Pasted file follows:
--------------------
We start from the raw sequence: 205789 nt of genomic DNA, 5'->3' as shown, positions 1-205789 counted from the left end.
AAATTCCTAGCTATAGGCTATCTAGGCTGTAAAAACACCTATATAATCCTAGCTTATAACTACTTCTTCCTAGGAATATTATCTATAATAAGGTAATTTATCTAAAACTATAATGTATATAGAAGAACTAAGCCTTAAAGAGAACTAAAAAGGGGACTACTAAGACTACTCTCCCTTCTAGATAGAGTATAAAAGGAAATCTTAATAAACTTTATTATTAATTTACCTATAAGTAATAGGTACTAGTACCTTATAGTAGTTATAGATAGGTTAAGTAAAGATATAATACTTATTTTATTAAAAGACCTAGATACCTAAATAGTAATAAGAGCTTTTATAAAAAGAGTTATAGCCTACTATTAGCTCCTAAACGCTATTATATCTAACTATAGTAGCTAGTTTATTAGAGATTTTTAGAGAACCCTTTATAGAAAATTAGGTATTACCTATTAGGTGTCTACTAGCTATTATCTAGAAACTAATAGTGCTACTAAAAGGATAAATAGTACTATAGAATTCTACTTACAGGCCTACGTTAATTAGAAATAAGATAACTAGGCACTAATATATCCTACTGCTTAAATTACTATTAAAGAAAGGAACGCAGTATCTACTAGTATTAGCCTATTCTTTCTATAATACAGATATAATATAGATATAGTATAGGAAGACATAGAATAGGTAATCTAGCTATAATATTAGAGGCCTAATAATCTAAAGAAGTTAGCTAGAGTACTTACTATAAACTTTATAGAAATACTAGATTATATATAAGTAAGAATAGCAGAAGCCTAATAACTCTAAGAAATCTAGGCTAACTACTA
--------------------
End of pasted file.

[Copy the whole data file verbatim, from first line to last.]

We start from the raw sequence: 205789 nt of genomic DNA, 5'->3' as shown, positions 1-205789 counted from the left end.
AAATTCCTAGCTATAGGCTATCTAGGCTGTAAAAACACCTATATAATCCTAGCTTATAACTACTTCTTCCTAGGAATATTATCTATAATAAGGTAATTTATCTAAAACTATAATGTATATAGAAGAACTAAGCCTTAAAGAGAACTAAAAAGGGGACTACTAAGACTACTCTCCCTTCTAGATAGAGTATAAAAGGAAATCTTAATAAACTTTATTATTAATTTACCTATAAGTAATAGGTACTAGTACCTTATAGTAGTTATAGATAGGTTAAGTAAAGATATAATACTTATTTTATTAAAAGACCTAGATACCTAAATAGTAATAAGAGCTTTTATAAAAAGAGTTATAGCCTACTATTAGCTCCTAAACGCTATTATATCTAACTATAGTAGCTAGTTTATTAGAGATTTTTAGAGAACCCTTTATAGAAAATTAGGTATTACCTATTAGGTGTCTACTAGCTATTATCTAGAAACTAATAGTGCTACTAAAAGGATAAATAGTACTATAGAATTCTACTTACAGGCCTACGTTAATTAGAAATAAGATAACTAGGCACTAATATATCCTACTGCTTAAATTACTATTAAAGAAAGGAACGCAGTATCTACTAGTATTAGCCTATTCTTTCTATAATACAGATATAATATAGATATAGTATAGGAAGACATAGAATAGGTAATCTAGCTATAATATTAGAGGCCTAATAATCTAAAGAAGTTAGCTAGAGTACTTACTATAAACTTTATAGAAATACTAGATTATATATAAGTAAGAATAGCAGAAGCCTAATAACTCTAAGAAATCTAGGCTAACTACTA